Pets: Mom Horning Story #2


One of the least understood compulsions is the one to “own a pet.”  I have been a pet owner for the many years since I was four or five, and begged and pleaded for a cute little pink pig or the kittens that every farm had in abundance.  I had a kitten, until it got lost when we took it with us to the Lake Cottage, fish of many colors and sizes, and Rabbits.  Lots and lots of Rabbits.

            My sister and I had a playhouse in the back of our property.  It was a 2/3rd size house with flowers planted around it and a railed porch.  Inside were child sized toy appliances, tables, chairs, and beds.  Curtains framed the windows and rugs were on the floor.  But even such a structure lost its appeal after a while, and we wanted something ALIVE to play with.  The family next door had a dog, but better than that-they had Baby Cousins.  Little People they could wheel around in prams or pull in toy wagons.  No one seemed to come forth with any of those for us, but one Easter, our Parents surprised us with what were believed to be Sister Rabbits.  The finer points of Biology had not been explained to us, and evidently not even to our parents, because as time went by, the Rabbits discovered for themselves that they were not sisters at all, but Buck and Doe.

            The single large hutch we had for them became, after a time, a Nursery.  Wire netting and boards were purchased, and two more cages were assembled and placed on the Playhouse Porch—one for my sister’s Pet, one for my Pobby, and the original hutch for the six offspring.  A large screened yard was built, and the Rabbit Family played in it all day.  At night, for safety, they went to their own quarters.

            Somehow, this arrangement did not work out as the humans had intended, for our two original pets kept duplicating themselves.  Our playhouse, now that cooler weather had arrived and winter was not far off, became the Rabbit’s House.  The little stove, icebox, sink and dish cabinets, as well as the rugs and rocking chairs, were given to our cousin Joannie.  Our table was stocked with Pet Food and Grooming Tools, and the make-believe fireplace became the depository for bedding straw.  Being Pet Owners was not at all as we had envisioned it.  Not At All.  –And we were running out of friends who were willing to take home a cuddly furry pet.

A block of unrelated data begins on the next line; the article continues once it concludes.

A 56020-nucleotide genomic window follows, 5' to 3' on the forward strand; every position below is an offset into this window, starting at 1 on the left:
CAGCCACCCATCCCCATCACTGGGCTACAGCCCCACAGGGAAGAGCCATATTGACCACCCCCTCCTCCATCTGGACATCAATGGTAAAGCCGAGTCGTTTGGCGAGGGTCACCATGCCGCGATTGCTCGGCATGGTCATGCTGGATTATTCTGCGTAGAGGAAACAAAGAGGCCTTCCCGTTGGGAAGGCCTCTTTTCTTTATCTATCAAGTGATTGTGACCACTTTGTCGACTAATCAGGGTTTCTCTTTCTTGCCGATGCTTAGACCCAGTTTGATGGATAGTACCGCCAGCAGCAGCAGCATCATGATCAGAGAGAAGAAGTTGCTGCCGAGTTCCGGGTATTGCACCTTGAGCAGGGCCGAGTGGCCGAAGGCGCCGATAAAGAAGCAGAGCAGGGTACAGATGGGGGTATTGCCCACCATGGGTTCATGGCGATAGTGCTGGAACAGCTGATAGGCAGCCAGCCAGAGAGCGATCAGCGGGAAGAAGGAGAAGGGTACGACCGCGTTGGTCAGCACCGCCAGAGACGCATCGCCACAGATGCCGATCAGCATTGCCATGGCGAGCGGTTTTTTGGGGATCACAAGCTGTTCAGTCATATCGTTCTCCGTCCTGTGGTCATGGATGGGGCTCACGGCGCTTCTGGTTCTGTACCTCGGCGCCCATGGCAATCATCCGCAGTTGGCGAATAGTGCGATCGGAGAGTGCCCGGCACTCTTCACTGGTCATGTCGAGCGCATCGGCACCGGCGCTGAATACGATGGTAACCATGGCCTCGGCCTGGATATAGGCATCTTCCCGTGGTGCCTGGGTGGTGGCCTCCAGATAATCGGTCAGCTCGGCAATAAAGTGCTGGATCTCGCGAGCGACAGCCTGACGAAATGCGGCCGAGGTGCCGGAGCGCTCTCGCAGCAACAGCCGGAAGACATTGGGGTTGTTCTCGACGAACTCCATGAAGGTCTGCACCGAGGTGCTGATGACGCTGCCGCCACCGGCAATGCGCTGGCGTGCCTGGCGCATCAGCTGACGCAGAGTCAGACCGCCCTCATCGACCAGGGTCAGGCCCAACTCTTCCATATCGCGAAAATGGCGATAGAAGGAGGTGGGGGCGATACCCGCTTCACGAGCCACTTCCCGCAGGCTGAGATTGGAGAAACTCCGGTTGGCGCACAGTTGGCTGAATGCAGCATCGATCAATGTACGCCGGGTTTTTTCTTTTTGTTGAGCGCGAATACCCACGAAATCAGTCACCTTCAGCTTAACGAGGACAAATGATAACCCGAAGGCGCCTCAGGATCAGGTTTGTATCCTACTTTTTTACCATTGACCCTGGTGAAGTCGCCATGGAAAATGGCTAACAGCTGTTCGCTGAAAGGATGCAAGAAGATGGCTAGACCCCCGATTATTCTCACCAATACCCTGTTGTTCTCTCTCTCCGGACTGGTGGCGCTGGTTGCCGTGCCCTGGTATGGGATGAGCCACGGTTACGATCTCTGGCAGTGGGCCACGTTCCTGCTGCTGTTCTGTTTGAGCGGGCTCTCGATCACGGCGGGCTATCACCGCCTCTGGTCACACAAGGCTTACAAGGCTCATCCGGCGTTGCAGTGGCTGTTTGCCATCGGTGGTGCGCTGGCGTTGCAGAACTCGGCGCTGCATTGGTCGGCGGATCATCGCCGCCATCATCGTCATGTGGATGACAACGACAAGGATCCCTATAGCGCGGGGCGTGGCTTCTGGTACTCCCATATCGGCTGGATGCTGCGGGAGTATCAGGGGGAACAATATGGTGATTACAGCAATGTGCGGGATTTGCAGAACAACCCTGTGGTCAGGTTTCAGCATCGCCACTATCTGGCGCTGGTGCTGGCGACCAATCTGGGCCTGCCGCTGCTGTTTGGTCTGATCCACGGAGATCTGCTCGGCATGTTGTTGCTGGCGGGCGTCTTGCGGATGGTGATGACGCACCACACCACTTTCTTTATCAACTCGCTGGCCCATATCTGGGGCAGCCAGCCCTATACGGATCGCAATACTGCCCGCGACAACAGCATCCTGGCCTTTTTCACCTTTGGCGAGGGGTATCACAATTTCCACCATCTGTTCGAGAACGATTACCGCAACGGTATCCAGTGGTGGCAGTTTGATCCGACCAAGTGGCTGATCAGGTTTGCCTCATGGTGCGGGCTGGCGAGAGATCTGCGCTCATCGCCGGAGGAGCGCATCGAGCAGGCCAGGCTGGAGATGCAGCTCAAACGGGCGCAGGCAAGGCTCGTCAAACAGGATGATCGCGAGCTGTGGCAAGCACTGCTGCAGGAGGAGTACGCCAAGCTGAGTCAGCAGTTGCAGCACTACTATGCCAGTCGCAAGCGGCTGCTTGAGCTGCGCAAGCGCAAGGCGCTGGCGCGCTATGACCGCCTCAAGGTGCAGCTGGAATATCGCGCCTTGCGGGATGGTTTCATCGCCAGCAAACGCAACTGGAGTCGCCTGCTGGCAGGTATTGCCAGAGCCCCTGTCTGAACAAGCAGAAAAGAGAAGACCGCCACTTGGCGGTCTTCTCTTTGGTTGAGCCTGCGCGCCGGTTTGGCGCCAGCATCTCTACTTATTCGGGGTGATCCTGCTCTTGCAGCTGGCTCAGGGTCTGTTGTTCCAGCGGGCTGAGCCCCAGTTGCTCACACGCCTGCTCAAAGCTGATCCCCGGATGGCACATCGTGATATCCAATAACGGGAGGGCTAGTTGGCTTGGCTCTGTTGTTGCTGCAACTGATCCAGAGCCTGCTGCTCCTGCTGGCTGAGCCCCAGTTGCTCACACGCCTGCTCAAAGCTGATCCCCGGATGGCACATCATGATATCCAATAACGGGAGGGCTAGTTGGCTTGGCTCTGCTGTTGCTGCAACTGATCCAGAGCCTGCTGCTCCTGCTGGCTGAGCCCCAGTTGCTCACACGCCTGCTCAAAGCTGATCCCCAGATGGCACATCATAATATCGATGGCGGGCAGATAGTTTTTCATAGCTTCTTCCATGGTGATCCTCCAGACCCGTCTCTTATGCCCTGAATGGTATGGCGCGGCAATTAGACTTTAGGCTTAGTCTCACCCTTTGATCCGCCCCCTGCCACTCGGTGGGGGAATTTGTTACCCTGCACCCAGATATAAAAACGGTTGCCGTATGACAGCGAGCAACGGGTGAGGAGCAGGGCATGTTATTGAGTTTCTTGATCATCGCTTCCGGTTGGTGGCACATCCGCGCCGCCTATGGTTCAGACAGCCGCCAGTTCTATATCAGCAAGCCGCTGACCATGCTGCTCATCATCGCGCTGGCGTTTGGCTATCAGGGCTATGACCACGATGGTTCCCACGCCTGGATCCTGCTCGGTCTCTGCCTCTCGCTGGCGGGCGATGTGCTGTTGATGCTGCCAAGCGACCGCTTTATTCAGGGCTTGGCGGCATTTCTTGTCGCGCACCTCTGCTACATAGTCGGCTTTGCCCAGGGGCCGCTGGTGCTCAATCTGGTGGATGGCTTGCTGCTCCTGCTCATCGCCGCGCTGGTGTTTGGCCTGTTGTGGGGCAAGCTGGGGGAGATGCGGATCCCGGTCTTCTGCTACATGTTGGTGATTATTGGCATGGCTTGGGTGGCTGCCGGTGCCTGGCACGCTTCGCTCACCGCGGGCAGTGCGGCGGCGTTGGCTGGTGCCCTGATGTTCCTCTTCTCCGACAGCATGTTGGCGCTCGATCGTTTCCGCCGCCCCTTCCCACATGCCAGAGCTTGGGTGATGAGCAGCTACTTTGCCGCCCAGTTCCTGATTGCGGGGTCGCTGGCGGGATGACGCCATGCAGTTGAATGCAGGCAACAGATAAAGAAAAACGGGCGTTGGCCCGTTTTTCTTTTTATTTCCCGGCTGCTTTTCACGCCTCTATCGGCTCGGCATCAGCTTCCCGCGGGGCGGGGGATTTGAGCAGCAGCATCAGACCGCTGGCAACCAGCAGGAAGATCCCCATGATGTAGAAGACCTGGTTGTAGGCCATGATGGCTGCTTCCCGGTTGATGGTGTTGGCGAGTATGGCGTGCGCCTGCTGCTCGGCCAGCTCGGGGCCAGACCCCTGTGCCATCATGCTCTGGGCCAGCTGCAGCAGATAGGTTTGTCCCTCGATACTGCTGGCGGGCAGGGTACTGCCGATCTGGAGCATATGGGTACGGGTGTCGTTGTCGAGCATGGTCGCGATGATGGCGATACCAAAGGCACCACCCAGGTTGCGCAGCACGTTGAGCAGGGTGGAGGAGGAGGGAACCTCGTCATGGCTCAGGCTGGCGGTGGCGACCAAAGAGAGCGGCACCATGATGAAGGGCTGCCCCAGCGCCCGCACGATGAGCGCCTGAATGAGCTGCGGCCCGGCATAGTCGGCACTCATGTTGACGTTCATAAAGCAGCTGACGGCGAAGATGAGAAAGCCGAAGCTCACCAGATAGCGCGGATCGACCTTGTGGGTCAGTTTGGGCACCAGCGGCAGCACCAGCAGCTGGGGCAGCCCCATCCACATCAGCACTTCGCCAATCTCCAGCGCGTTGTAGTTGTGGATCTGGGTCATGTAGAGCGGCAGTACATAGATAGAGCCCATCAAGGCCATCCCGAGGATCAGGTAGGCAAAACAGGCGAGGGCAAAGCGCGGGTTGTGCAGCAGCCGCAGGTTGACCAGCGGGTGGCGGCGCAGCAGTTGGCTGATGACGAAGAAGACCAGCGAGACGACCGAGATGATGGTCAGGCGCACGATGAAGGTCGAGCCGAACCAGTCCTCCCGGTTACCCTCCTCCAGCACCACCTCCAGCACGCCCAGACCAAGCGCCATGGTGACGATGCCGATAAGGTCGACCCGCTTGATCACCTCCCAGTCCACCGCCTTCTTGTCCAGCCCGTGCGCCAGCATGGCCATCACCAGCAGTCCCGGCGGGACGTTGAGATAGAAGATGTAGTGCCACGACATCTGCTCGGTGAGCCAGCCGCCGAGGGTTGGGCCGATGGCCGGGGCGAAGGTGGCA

Then the mysteries began.  My sister and I discovered that the oldest and biggest of the Babies began escaping.  We found their cages empty in the morning.  One or two rabbits disappeared every week.  Our parents claimed that happened to everyone who raised Rabbits and we should not worry about it.  In fact, the feeding, watering and cleaning out their cages was getting to be a very big job.  We had to tend them before school every morning and as soon as we returned in the afternoon.  A few less each week didn’t bother us at all.  I think we might have even suggested that we were getting tired of the whole responsibility.

            Then one Sunday afternoon, while we were visiting our Grandma, Cousin Frank said to my Father, “That sure was a good Hassenpfeffer we had last night.  Thanks, Uncle Ollie (Alie).” 

Oh, my!  The gasps, the looks that passed around the room.


“Hassenpfeffer, that’s Rabbit,” my sister cried, as she stared at our Father, and sobbing loudly, ran from the house.

The ride home from Grandma’s was very quiet.  My sister was pale, stoney faced.  She turned away when our parents spoke and her only words to me were the forbidden, “Shut-Up.”

So that’s what happened.  Our Rabbits did Not escape—not by themselves they didn’t.  They were Kidnapped—Snatched.  Someone turned them into Hassenpfeffer.  It’s that tender meat with the sweetish sour brown gravy and dollop of sour cream that goes with the fluffy dumplings we have at Christmas time.  I’d eaten Hassenpfeffer all my life—I liked it—and that’s where it came from.  Rabbits, Pet Rabbits like my Pobby.

There wasn’t much conversation at our house for a couple of days.  Then Mrs. Schaeffer, who had the apple orchard behind our  house, said she’d take my sister’s Pet and most of the others with their hutches.  The rest of the Rabbits left us one by one.  I cried when Pobby went.  He was the last to go.  I think it was—at Christmas time.

Transcribed by G.M. Horning

Photos Below: Mom Horning, Grandpa Marshalek paintings of Rabbit Stew, farm scene, geese





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